Tue | Sep 27, 2016

Anti-corruption police czar cites hotline success

Published:Friday | January 29, 2010 | 12:00 AM



Felice

Assistant Commissioner of Police Justin Felice, the man charged with the responsibility of flushing the constabulary of dirty cops, has said that an anti-corruption hotline, launched one year ago, has been successful.

"We had an outstanding and successful year with the 1-800 toll-free line, and it is something we must continue," the assistant commissioner said last Wednesday.

Though crediting the 98 calls leading to arrests and disciplinary action, Felice did not give exact numbers on the conversion rate.

"Some of the calls were based on intelligence; others led to arrests; disruptions, where we had to stop things from happening; led to misconduct hearings; disciplinary action taken; and pieces of the jigsaw fitted together, in terms of the network leading to corruption," he revealed.

The toll-free number, 1-800-CORRUPT, is intended to provide an independent, secure and anonymous telephone line, through which the police force, the Customs Department and the general public can relay information on corrupt practices which members of these and other agencies may be engaged in.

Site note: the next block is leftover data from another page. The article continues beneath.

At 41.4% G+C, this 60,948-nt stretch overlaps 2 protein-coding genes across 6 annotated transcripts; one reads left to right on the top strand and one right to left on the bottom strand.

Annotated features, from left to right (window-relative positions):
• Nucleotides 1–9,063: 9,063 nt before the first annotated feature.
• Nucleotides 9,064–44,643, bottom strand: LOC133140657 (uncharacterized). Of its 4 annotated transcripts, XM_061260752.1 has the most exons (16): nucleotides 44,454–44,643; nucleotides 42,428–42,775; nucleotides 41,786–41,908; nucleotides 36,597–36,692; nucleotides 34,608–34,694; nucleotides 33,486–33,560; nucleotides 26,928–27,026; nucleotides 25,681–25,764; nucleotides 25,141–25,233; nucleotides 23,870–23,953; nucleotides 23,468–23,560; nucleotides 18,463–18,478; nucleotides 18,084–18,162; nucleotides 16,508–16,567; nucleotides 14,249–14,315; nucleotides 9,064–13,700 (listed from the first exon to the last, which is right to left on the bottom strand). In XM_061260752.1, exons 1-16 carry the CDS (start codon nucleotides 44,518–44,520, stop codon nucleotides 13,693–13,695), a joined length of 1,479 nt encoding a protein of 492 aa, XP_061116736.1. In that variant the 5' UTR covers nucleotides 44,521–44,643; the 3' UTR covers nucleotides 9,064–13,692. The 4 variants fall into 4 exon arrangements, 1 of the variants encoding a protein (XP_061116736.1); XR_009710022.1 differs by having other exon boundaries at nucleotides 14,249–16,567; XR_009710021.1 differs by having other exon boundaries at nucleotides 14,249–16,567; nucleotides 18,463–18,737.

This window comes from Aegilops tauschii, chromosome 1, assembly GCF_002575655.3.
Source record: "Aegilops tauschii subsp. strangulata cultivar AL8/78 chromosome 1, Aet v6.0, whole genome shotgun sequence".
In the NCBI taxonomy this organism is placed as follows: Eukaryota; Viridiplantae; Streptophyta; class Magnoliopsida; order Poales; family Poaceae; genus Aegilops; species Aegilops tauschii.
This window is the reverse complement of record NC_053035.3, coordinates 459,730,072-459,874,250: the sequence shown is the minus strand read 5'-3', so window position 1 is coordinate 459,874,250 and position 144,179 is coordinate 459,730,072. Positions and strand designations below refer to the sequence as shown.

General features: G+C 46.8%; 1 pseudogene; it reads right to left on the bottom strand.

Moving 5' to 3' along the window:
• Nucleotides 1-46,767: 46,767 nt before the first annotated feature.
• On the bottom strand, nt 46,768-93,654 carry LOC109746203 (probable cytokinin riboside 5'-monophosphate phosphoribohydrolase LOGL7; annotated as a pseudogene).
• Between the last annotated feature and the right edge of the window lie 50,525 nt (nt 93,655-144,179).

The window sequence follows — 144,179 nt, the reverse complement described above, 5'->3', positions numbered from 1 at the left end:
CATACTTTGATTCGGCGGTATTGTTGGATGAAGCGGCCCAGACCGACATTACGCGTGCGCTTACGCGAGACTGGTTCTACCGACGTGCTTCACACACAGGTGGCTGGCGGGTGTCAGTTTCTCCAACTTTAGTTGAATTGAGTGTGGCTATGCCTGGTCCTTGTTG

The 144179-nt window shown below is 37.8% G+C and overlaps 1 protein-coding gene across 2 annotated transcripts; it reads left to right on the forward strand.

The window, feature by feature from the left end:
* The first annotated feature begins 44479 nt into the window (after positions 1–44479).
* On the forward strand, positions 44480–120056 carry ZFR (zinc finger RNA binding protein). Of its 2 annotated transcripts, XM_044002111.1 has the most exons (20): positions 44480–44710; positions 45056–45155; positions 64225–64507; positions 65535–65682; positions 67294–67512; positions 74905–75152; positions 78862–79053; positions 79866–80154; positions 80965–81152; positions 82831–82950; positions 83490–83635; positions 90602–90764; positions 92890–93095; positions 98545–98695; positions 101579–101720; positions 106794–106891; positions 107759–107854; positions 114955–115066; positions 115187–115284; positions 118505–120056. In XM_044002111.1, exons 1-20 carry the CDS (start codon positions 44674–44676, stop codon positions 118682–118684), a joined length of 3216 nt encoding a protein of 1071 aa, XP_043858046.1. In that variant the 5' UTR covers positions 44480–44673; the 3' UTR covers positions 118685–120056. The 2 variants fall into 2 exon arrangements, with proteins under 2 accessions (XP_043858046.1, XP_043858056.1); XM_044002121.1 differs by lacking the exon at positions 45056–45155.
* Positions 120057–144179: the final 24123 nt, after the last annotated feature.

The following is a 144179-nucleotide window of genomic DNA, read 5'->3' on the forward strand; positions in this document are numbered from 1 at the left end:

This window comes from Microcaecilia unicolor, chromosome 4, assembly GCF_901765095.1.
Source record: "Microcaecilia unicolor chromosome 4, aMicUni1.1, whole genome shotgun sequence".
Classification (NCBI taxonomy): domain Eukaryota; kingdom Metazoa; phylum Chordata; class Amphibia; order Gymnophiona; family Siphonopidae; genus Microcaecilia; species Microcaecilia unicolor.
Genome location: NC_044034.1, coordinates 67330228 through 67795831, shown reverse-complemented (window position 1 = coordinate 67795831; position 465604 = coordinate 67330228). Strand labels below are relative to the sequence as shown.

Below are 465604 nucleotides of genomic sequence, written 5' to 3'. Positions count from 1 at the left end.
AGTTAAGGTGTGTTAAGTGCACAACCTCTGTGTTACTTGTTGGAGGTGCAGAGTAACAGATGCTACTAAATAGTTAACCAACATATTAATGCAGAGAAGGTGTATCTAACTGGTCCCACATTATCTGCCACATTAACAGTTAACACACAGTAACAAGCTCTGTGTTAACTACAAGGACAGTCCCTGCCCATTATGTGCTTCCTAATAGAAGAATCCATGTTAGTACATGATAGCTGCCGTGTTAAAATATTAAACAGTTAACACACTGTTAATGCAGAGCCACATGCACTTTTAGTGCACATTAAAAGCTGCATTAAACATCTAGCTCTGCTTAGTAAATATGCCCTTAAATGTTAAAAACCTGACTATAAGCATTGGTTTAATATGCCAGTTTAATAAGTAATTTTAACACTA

Felice said some of the calls were directed to the Customs Department, while others were directly sent to the Anti-Corruption Branch, which he heads. He added that one of the major challenges was convincing the public that the phone line was safe from corrupt influences.

More assistance needed

The assistant commissioner said although the initiative has received funding from the United States government, more assistance was needed to sustain the programme in the long term.

"We have had lots of meetings with the Media Association Jamaica and other organisations, because we are now looking at more sustainable funding for the 1-800 line, instead of each year having to beg money. This is a fantastic initiative and we need to look at how we can fund it from other methods, starting this year," he insisted.

He stated that the Jamaica Constabulary Force has set up a small unit of three persons within the Anti-Corruption Branch to propel a public education campaign. This unit will be going out into communities and police stations to educate citizens about corruption and its penalties.